Feedstuffs is part of the Informa Markets Division of Informa PLC

This site is operated by a business or businesses owned by Informa PLC and all copyright resides with them. Informa PLC's registered office is 5 Howick Place, London SW1P 1WG. Registered in England and Wales. Number 8860726.

New partnership to support water resources in California

Resilient Lands & Waters partnership will focus public and private resources toward restoring the Sierra-Cascade California Headwaters.

Agriculture Secretary Tom Vilsack joined Interior Deputy Secretary Mike Connor and California secretary for natural resources John Laird to announce a new partnership focused on conserving and restoring the Sierra-Cascade California Headwaters, as part of President Obama’s Resilient Lands & Waters initiative.

Over the next two years, the U.S. Department of Agriculture's Forest Service (FS) and Natural Resources Conservation Service (NRCS) will invest $130 million in the partnership, which also includes the Interior Department, the State of California, non-profits and private landowners. In total, the partnership will yield a minimum investment of $210 million by all partners.

The Sierra-Cascade California Headwaters provides 25 million people in California with drinking water and much of the water for irrigated agriculture in the Sacramento and San Joaquin Valleys.

In addition to the partnership, USDA is announcing that $13.7 million is available to California producers and ranchers through NRCS’s Environmental Quality Incentives Program (EQIP), and approximately $6 million remains available to drought-stricken communities through Rural Development’s Emergency Community Water Assistance Grants (ECWAG), making nearly $20 million available to drought-affected communities, the announcement said.

"As several years of historic drought continue to plague parts of the western United States, there is a significant opportunity and responsibility across federal, state and private lands to protect and improve the landscapes that generate our most critical water supplies," Vilsack said. "Healthy forests and meadows play a key role in ensuring water quality, yield and reliability throughout the year. Looking beyond this particular drought, resources announced today will help us add resiliency to natural resource systems to cope with recurring drought and changing climate patterns."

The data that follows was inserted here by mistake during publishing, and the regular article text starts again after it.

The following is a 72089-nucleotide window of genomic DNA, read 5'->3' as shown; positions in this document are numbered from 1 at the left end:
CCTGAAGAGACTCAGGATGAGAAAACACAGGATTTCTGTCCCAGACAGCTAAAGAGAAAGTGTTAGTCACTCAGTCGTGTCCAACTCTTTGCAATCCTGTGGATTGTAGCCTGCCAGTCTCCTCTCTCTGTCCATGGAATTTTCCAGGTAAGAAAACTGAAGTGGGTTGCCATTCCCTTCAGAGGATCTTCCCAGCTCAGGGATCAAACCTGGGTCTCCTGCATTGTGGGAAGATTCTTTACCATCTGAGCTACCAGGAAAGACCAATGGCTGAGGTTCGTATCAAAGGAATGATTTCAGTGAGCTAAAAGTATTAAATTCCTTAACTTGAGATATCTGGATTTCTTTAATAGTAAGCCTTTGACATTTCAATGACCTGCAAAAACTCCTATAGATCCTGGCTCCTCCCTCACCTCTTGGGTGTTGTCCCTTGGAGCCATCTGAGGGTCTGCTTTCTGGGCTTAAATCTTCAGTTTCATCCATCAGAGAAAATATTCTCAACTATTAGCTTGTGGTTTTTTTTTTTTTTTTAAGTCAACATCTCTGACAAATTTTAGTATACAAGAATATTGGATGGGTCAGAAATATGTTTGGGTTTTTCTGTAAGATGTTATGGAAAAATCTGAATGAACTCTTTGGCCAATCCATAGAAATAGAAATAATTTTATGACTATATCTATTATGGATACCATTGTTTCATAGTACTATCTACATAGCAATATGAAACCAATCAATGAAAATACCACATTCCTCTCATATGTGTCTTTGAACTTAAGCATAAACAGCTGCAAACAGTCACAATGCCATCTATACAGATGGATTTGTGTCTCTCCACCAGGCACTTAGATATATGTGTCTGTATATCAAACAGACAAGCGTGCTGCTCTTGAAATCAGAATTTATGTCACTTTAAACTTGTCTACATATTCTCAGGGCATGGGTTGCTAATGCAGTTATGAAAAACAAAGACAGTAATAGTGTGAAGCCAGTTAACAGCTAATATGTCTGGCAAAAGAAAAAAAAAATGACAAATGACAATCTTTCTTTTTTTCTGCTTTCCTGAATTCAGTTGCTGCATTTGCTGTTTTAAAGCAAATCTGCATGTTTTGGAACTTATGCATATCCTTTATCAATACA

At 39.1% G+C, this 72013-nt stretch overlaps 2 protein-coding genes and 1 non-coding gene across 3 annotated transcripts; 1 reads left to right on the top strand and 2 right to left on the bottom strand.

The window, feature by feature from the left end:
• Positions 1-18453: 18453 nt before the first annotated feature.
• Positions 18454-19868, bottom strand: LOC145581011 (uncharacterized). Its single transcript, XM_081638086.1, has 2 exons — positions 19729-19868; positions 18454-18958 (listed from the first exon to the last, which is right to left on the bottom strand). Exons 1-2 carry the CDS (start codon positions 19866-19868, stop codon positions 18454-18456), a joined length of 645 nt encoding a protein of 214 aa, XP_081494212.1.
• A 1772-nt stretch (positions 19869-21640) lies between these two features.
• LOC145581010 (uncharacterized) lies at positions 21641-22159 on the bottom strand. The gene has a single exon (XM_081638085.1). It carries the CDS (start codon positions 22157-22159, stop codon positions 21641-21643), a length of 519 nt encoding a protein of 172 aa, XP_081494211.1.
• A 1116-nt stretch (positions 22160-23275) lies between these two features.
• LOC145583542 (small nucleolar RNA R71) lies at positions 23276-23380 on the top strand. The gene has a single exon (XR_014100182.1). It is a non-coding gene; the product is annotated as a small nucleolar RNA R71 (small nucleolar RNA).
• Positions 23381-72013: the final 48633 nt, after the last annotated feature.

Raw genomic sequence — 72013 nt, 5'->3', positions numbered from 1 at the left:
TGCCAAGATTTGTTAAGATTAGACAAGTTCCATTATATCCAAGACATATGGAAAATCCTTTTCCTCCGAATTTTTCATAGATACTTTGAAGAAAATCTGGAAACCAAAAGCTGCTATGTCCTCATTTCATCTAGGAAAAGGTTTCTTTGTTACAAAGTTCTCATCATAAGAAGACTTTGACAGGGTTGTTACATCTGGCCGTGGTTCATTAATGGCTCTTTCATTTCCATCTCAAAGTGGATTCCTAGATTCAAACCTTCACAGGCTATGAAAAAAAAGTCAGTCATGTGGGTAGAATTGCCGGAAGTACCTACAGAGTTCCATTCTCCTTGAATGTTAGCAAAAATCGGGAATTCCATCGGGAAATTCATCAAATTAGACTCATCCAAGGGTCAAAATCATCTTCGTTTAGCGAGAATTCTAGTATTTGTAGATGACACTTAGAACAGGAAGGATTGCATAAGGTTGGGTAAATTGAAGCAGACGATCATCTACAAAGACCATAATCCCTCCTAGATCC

The Resilient Lands & Waters initiative is a part of the Obama Administration’s Climate & Natural Resources Priority Agenda, a comprehensive commitment across the federal government to support the resilience of America's natural resources.

Through this partnership under the Resilient Lands and Waters initiative, USDA, DOI, the State of California, and local partners will direct a minimum of $210 million in combined resources towards restoration that will help improve water quality and quantity, promote healthy forests and reduce wildfire risk in the Sierra-Cascade California Headwaters region.

USDA noted that the federal partnership dovetails with California Gov. Jerry Brown's California Water Action Plan, a suite of short- and long-term goals to put California on a path to more resilient and reliable water systems and healthy ecosystems over the next five years. Over the next year, California will commit as much as $81 million in ecosystem restoration in the Sierra Nevada.

Last month, USDA announced the availability of $21 million through EQIP to help farmers and ranchers apply science-based solutions to mitigate the short and long term effects of drought. Vilsack announced June 24 that 65% of the available funds, or $13.7 million, are being reserved for California producers and ranchers. Applications are currently being accepted at local NRCS offices.

Vilsack also announced that USDA has provided $2.7 million in ECWAG funds for eight California communities and $1.98 million to the Coyote Band of Pomo Indians of California in 2015. The remaining ECWAG funding is available nationwide, and applications are accepted at any time through USDA’s Rural Development state and area offices.

Hide comments


  • Allowed HTML tags: <em> <strong> <blockquote> <br> <p>

Plain text

  • No HTML tags allowed.
  • Web page addresses and e-mail addresses turn into links automatically.
  • Lines and paragraphs break automatically.